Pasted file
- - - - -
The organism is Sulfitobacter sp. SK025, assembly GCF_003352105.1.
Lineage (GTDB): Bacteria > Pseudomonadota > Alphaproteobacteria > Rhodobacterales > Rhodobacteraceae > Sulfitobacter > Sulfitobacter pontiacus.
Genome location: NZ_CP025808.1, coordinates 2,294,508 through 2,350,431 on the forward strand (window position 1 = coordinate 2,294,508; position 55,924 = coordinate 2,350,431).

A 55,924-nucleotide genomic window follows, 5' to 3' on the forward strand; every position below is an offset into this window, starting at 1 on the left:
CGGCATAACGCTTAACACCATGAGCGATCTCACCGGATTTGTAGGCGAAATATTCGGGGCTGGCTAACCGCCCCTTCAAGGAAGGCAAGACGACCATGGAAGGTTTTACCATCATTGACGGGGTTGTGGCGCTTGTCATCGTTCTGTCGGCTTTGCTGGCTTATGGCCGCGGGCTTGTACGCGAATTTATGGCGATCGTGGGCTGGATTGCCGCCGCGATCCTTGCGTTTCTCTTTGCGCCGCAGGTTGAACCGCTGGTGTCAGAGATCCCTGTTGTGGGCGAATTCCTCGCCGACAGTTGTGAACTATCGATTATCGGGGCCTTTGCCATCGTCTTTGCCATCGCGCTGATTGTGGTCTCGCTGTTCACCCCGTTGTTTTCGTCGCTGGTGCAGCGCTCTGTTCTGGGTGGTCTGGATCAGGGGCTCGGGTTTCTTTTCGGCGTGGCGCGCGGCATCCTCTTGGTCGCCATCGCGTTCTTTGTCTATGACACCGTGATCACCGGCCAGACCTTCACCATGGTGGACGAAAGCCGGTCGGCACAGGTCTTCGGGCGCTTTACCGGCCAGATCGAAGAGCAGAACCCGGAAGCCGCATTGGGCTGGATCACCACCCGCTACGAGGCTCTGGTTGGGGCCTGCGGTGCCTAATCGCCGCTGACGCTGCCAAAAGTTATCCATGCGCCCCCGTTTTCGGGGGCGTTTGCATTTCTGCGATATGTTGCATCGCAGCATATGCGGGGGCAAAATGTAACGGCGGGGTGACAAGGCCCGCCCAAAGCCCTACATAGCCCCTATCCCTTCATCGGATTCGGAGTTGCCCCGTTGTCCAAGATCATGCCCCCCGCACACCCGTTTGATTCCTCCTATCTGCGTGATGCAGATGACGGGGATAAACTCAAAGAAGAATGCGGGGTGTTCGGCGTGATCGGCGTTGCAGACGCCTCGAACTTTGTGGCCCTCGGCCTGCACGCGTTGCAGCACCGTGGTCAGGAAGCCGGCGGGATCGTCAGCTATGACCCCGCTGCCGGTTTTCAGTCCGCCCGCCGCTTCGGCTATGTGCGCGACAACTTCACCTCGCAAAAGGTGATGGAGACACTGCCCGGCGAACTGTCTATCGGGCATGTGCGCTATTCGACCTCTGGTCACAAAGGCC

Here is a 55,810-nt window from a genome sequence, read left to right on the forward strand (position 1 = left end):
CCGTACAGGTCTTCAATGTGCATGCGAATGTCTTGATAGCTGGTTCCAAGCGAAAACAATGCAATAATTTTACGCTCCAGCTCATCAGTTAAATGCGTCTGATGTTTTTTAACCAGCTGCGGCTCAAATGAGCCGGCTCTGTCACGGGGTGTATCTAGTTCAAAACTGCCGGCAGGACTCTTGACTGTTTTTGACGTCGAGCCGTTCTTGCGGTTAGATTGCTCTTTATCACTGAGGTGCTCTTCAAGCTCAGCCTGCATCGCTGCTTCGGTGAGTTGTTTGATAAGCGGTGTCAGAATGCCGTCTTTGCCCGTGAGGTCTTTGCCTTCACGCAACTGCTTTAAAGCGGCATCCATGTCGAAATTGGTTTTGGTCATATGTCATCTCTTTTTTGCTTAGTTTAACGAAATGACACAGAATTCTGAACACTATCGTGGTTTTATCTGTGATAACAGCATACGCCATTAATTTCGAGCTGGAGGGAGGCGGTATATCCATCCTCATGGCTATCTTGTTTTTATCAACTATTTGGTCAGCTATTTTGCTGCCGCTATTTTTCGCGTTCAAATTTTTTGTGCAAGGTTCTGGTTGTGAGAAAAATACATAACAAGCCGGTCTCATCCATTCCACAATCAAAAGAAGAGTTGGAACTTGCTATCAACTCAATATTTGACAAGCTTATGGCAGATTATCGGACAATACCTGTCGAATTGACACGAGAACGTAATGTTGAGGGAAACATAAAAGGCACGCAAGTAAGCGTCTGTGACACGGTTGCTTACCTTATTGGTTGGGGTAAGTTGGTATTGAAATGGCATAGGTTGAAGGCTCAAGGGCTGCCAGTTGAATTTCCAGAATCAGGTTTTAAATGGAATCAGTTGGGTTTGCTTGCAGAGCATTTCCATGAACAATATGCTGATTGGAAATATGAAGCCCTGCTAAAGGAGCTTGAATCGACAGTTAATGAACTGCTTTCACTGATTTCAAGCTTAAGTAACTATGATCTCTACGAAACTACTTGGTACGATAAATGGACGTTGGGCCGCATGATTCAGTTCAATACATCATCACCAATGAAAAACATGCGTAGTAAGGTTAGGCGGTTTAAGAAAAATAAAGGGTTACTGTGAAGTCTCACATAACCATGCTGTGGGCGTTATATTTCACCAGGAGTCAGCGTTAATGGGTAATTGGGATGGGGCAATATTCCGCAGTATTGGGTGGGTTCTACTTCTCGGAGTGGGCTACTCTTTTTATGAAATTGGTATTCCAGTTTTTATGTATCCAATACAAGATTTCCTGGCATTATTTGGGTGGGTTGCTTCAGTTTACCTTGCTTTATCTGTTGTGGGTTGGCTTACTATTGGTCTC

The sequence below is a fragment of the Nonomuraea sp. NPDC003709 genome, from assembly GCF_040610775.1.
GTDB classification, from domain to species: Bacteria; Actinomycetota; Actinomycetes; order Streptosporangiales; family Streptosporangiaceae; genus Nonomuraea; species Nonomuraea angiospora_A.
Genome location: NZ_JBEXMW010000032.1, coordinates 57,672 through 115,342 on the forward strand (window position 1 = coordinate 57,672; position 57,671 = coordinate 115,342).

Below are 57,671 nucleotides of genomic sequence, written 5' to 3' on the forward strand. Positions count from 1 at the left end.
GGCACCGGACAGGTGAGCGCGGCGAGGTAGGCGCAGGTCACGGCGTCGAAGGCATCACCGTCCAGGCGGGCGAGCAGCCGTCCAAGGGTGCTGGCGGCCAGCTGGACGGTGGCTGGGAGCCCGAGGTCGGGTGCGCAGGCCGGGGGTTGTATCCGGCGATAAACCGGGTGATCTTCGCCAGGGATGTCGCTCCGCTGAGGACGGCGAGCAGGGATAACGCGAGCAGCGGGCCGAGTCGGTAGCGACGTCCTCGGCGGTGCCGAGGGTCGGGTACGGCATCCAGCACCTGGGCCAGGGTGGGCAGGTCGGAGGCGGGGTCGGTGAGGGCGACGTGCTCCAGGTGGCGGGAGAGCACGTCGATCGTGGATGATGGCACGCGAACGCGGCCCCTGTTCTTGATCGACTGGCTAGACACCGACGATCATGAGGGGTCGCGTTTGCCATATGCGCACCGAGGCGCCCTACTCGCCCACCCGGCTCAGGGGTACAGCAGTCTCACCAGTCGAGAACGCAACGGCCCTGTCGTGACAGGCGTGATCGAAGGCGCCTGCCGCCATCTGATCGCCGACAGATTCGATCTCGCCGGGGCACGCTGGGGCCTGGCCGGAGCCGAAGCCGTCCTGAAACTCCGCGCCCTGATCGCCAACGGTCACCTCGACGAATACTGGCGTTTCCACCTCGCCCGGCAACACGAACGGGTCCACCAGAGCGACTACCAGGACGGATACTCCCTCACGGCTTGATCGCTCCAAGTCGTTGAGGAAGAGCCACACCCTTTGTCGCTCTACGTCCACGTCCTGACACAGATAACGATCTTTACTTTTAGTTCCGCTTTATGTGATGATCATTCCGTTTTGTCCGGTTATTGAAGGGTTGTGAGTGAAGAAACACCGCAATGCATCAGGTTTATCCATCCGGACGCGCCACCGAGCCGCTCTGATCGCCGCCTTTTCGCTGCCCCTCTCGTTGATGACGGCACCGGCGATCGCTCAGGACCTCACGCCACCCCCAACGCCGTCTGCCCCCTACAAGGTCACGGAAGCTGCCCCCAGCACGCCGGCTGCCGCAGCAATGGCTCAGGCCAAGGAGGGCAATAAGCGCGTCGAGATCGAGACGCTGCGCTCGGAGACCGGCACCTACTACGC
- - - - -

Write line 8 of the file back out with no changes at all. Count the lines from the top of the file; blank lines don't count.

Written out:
The sequence below is a fragment of the Nonomuraea sp. NPDC003709 genome, from assembly GCF_040610775.1.